Manual Windows Saved Worker’s Life as Car Plunged in Key Bridge Disaster

One of the two construction workers who miraculously survived the catastrophic Francis Scott Key Bridge collapse in Baltimore on March 26th is speaking out. Julio Cervantes Suarez claims that workers were not given any warning or order to evacuate as the ill-fated cargo ship Dali approached the bridge support it ultimately struck.

According to Suarez’s attorneys, who spoke to reporters on Monday, construction crews were simply taking a break in their vehicles on the bridge when the Dali slammed into a support beam, triggering the deadly collapse. The accident resulted in six worker fatalities, with two bodies still yet to be recovered as of Monday when the fourth victim was finally located.

“He fought with everything he had to survive,” attorney Justin Miller stated about Suarez during Monday’s press conference covered by local media. Fellow lawyer L. Chris Stewart revealed that Suarez was able to narrowly escape the plunging wreckage because his vehicle had manual window rollers, unlike others who became trapped.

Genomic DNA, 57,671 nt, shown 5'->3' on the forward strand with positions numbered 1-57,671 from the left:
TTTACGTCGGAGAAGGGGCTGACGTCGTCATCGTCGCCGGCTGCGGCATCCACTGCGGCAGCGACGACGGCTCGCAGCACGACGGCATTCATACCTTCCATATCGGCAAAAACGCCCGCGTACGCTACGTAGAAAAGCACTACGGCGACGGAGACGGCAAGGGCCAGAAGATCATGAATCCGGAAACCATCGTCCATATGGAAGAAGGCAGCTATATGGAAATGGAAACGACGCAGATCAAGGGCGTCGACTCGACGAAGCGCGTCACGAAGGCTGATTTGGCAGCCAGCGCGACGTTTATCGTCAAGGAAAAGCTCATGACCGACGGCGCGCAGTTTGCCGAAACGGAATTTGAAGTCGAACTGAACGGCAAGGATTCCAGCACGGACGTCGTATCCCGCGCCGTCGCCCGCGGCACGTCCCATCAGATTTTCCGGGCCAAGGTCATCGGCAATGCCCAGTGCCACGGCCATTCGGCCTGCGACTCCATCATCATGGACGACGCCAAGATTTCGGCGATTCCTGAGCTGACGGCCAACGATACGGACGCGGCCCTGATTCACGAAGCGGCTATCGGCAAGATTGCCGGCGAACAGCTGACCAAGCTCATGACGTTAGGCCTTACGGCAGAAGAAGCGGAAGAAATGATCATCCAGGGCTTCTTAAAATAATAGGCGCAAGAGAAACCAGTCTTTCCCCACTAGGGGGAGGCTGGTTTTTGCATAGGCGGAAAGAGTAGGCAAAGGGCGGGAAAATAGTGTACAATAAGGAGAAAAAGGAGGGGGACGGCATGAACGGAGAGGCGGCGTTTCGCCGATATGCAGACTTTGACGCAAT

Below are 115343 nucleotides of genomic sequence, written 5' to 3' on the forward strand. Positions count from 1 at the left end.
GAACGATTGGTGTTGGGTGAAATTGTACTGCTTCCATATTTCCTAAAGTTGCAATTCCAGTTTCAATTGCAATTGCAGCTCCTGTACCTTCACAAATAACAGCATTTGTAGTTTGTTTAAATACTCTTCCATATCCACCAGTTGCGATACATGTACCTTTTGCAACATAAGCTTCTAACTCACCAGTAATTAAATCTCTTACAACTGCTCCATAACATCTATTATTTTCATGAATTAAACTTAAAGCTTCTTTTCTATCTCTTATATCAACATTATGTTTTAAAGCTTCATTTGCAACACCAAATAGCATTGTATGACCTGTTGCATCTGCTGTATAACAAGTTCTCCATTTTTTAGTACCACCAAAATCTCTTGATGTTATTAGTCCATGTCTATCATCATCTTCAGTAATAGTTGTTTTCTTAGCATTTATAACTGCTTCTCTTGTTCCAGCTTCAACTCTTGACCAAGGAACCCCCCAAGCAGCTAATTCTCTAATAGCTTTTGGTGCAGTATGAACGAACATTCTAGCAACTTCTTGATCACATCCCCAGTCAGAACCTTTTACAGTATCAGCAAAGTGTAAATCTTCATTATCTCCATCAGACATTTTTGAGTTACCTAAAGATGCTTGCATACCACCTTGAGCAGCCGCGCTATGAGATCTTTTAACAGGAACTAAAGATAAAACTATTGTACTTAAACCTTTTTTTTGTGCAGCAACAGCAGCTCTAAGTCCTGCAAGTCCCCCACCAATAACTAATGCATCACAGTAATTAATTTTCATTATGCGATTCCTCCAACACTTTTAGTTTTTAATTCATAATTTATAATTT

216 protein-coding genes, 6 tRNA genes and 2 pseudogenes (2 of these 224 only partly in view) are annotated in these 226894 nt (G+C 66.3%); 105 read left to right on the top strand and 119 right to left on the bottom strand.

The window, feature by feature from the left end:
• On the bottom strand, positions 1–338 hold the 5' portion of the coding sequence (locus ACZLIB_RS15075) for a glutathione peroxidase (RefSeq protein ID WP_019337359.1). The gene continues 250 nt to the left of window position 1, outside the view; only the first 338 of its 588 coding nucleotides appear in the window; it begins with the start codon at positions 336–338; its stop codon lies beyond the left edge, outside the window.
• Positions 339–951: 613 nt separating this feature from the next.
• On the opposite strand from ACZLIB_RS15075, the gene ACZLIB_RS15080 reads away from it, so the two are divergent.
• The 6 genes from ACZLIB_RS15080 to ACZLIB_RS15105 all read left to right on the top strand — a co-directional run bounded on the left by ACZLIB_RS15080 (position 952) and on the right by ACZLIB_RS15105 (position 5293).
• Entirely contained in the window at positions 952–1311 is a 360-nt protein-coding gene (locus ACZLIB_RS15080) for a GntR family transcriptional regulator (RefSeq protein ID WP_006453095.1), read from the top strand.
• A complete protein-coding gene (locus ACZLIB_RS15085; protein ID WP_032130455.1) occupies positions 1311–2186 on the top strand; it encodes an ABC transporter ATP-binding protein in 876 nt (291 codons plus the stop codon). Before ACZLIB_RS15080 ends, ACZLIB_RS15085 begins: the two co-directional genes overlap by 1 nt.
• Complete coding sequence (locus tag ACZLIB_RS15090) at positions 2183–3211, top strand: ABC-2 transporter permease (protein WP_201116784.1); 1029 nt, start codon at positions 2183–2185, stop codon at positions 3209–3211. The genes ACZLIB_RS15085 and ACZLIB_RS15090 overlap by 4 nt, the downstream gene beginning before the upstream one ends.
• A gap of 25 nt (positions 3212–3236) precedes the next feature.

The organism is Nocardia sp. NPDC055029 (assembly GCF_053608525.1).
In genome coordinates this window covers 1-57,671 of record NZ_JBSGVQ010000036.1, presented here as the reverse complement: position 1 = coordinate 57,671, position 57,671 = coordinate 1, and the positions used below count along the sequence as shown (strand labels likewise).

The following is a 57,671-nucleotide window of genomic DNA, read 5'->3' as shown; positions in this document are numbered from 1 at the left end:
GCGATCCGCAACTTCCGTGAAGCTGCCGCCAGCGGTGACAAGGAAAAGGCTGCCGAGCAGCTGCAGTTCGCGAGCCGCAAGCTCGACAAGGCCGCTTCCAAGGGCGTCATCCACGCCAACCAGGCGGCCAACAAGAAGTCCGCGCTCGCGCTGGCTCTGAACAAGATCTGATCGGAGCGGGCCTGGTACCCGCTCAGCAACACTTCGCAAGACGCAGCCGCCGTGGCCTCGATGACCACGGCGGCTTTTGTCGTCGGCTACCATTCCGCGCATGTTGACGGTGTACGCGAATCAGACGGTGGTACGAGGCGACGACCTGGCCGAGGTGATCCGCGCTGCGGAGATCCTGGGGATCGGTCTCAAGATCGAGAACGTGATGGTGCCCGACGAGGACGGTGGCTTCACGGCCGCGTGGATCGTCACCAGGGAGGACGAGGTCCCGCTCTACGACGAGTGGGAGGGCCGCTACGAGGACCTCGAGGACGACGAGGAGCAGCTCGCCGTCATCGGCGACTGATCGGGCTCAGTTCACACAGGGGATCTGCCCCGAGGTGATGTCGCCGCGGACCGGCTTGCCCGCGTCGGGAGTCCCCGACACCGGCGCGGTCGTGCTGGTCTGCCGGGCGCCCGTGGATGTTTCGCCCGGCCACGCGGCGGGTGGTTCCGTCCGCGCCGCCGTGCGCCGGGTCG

“They were living the American dream – rebuilding this nation’s infrastructure,” Stewart said of the crew, deeming the six deaths “completely preventable.” He noted some victims were related to Suarez, leaving the survivor grappling with profound “mental and emotional pain.”

Despite being unable to swim, Suarez managed to cling to floating debris in the Patapsco River after rolling down his window. “He survived because of those manual windows. He could open it and get out before being submerged, then hang on to drifting steel,” Stewart explained.

The attorneys announced their own independent probe into the shipping company Grace Ocean, which owns the Dali cargo vessel. This follows the FBI’s revelation on Monday that it has opened a criminal investigation into the bridge collapse.

Controversially, Grace Ocean recently filed a legal petition seeking to limit its liability and protect its assets, alleging “no fault, neglect or want of care” for the deadly incident while claiming “valid defenses” against any claims for damages.

Contributions to this article are from Fox45.